Did you know there are more than 330,000 caravans and recreational vehicles registered in Australia?
Fire Our Friend and our Foe
Fire, one of the elements of life, is a powerful and useful tool but also be a destructive force. Misuse or misunderstanding of it can lead to disaster. Bushfires are a major hazard here in Australia. Many Australians families will still remember the series of bushfire that plagued New South Wales in October 2013 (Figure 1).
Australia is well known for its beautiful landscape that draws the attention of tourists and locals alike. Many of them like to use their purchase or rent campervans or motorhomes for their travels around. There are currently more than 330,000 caravans and other forms of recreational vehicles registered in Australia.
As a moving home with many electrical and cooking appliances, one of the potential hazards in an RV is a fire. Regardless of whether or not it is involved in a road accident, fire hazard remains a potential hazard. Over the last decade, in New South Wales alone, the NSW Fire and Rescue fire fighters have attended over 1,000 incidents in recreational vehicles, with more than 60 injuries and eight fatalities reported.
Preparing Your Motorhome
Driving a motorhome is just like using another vehicle for the first time. You have to get used to the driving feel and more importantly its specifications and limitations. Find your manual and read over it thoroughly.
Spare some time to inspect the electrical appliances, and pay special attention to the condition of the wiring (see Figure 2). In older RVs just like in older cars, the wiring can be worn out or frayed. If this is the case then it is important to have it repaired immediately. Spend additional time to check for exposed internal wires. If you dont have time, hiring a professional auto electrician is a good idea. A little expense initially could save you a lot in the long run. Any motorhome or campervan rental company should check over their rental RVs regularly to ensure they are being maintained.
Aside from electrical, gas system should also be checked. Have them regularly tested by an authorized gas-fitter, as the washers and o-rings tend to wear with age, especially in harsh climates like the Australian Outback. Before you begin your trip, double check that all gas valves are shut properly and meet with current legislation.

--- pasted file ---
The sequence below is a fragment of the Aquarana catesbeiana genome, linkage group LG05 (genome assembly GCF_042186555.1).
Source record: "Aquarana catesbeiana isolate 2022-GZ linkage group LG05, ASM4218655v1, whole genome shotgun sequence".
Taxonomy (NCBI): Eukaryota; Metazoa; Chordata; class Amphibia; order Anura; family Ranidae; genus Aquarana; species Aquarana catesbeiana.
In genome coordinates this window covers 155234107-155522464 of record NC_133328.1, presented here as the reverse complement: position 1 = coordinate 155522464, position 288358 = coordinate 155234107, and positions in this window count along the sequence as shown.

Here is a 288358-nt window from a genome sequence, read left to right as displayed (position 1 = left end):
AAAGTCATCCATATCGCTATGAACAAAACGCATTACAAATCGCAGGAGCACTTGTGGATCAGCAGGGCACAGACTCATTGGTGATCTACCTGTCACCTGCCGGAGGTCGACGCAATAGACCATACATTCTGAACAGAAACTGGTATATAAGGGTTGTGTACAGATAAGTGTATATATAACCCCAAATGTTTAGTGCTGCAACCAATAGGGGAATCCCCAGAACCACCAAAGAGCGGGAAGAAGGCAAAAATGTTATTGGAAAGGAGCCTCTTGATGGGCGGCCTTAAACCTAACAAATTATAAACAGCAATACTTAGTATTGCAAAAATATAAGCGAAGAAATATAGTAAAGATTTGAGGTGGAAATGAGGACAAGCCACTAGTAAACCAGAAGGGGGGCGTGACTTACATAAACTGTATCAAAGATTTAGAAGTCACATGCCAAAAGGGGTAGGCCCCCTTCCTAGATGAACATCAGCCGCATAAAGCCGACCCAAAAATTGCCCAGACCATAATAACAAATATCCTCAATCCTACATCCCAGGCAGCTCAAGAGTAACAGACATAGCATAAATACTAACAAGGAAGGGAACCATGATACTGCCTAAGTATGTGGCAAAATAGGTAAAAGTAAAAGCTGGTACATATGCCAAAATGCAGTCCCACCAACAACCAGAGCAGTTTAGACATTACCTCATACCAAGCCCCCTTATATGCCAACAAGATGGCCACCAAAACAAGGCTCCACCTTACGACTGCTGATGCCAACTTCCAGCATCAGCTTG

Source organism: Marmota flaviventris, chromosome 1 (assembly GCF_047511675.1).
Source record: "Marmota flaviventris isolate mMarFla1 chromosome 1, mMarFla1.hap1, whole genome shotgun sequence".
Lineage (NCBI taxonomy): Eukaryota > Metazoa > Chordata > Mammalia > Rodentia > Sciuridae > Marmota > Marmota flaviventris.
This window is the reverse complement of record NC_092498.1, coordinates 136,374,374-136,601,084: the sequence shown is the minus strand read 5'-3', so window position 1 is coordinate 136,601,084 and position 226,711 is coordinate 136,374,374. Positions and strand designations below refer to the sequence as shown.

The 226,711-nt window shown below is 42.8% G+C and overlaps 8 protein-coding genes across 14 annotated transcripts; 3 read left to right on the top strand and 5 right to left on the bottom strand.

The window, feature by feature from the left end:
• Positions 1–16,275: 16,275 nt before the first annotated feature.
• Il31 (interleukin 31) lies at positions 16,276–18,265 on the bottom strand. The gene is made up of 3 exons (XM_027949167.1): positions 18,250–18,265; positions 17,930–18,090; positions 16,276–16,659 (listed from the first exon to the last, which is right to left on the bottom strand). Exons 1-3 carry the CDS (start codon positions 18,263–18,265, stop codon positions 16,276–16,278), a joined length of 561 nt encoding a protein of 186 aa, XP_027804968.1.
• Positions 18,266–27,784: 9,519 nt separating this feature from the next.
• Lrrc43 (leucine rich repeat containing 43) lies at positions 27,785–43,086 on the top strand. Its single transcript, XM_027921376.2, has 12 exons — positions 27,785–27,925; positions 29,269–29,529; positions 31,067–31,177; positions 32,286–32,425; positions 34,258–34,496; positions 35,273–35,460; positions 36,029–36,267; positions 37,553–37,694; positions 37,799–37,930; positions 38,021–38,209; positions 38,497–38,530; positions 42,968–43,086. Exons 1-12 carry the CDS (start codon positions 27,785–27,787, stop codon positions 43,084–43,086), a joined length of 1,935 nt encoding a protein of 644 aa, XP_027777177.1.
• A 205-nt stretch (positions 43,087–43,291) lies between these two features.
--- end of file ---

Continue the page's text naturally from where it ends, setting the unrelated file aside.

Next, ensure you have the correct fire safety equipment fitted to your RV (Figure 3). In an emergency it is important to have quick and easy access to your fire extinguishers and fire blanket. Both are best located close to the door. Make sure your extinguisher is kept up to date, because pressure can decrease if unused for long periods. It is always good to test your equipment before taking off on any long road trip.
It is also important to install a smoke alarm fitted with a silent button. Test it before you go to make sure the censor and the battery are in working order.
Get to Know Your Route
Always study your route before you leave, and check for updates as your drive. It is important to be aware of road conditions, nearby emergency facilities, police and fire stations. You can search the route online for any potential disruptions or hazards. On the map, look for emergency facilities (such as fire stations) along the way.
Despite the advancement of online social media, information from radio broadcast can still be relied on for the updates on road conditions and hazards. Search for national and regional radio stations along your route that provide emergency road and weather broadcasts, and dont forget to pack a battery-operated radio in case your RV loses power.
Spare some time to visit the Bureau of Meteorology website for weather reports and any incidents or hazards like bushfires that may affect you on route to your destination.
Learn About your Destination
When planning the fun side of an Outback vacation, it is also important to research the following:
- Locate emergency exits, possible refuges, and public payphone locations (in case of poor cellular signal). Also plan your parking and know the distance and pathway to the exit.
- Make sure there is adequate space surrounding the outside of your RV. Fire fighters need at least of 2 metres space between dwellings and 1.2 metre wide pathways to properly do their job.
- Know the evacuation routes in case of a fire in the RV or bushfires around the camping ground. Also check for fire evacuation routes which should be provided by the camping ground management.
- Identify at least two exits (door and window) for your evacuation plan should you face a fire in your motorhome, and decide on a common spot outside your RV where everyone can meet. Consider purchasing a window hammer to break the glass if your RV has limited exits.
- As soon as you settle in, check the condition of all gas pipes and connectors that might have been knocked after driving on rough country roads. Set up your electrical and cooking appliances according to Australian regulation standards.
- Have a portable radio to monitor weather conditions and fire restrictions that may be announced.